We define gentrification as: A process of improvement in a community that benefits some demographics but marginalizes others.



We decided that to learn about the system we needed to learn about the perspective of landlords, residents, business owners, and the government. Below is a description of what we did.


Gathered perspectives of various guests who are residents and activists on what constitutes “good” and “bad” change, what drives gentrification, and what can be done to amplify community perspectives. This helped us also learn about what drives landlords as well as tenants, and how the city is involved.


Surveyed business owners to document changes and understand what lead them to locate in or leave a gentrifying community. We spoke with business owners of longtime businesses with loyal customers, established businesses under pressure, and new businesses.


Made physical observations and conducted interviews of businesses to understand the interaction of zoning, residential and commercial infrastructure, and business.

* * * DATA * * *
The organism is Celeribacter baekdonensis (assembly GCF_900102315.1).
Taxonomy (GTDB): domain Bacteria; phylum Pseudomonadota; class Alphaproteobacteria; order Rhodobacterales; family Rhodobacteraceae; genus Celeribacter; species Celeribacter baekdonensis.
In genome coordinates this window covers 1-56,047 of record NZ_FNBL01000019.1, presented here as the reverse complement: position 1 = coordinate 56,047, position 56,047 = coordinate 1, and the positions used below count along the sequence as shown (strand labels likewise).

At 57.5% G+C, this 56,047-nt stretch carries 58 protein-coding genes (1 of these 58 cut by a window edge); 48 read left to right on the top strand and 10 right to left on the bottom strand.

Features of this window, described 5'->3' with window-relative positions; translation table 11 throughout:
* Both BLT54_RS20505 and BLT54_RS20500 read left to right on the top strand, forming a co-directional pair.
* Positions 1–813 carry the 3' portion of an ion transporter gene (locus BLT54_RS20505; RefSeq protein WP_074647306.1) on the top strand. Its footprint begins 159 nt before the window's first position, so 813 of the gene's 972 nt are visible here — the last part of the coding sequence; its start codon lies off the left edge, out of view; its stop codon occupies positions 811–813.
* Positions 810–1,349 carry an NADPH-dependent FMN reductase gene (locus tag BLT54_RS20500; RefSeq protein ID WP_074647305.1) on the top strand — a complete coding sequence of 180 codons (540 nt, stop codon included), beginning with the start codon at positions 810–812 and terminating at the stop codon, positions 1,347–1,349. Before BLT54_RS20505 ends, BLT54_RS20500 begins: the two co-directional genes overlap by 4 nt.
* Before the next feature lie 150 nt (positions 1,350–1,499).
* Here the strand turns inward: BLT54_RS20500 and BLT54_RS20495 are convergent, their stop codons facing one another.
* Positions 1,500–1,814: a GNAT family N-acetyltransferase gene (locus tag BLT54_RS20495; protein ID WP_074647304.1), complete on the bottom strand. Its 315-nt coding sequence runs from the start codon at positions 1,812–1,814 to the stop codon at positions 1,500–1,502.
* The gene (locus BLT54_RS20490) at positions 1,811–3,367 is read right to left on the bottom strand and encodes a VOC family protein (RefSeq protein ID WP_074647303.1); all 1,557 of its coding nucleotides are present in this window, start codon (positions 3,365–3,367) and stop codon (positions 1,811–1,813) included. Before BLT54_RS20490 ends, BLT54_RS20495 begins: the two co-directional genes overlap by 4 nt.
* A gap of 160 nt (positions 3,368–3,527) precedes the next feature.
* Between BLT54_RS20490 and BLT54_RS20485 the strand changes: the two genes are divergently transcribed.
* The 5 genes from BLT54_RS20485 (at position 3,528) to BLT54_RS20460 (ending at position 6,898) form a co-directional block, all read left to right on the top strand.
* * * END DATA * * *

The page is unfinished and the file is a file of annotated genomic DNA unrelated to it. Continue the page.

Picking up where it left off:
Met with City of Los Angeles, Department of Housing, Rent Stabilization Division – upcoming meeting Jan. 25th


The model below shows the variables and causal links that drive the behavior of gentrification. The variables and links came from information from guest speakers, community members, business owners, and city government officials. In the section above we describe some of the stakeholders we spoke with to learn about the system. We were specifically considering what drives a neighborhood that starts out with a predominantly low-income population to a predominantly high-income population.

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A few of the words may need explaining. First of all, O.G. is used to describe businesses that have been around for a while, and they are assumed to offer lower prices and services that long-time community members use. Fancy businesses are businesses that offer higher-priced products and appeal to a higher-income population, such as a typical health-food store. Community “make-up” is a term that was created by Youth Create to describe the phenomenon of fixing things up on the surface to make things look nicer, just like using make-up. This term especially refers to situations in which improvement is superficial, such as when street is renovated and the homeless population is suddenly policed and kept a few blocks away: the root issue has not been solved, but the neighborhood feels safer and looks more appealing.


We decided to create an infographic to raise awareness of the differences and inequity between different neighborhoods in Los Angeles.

We also conducted a survey of 150 students at our school to assess their experience with housing issues and awareness of related policies like rent control.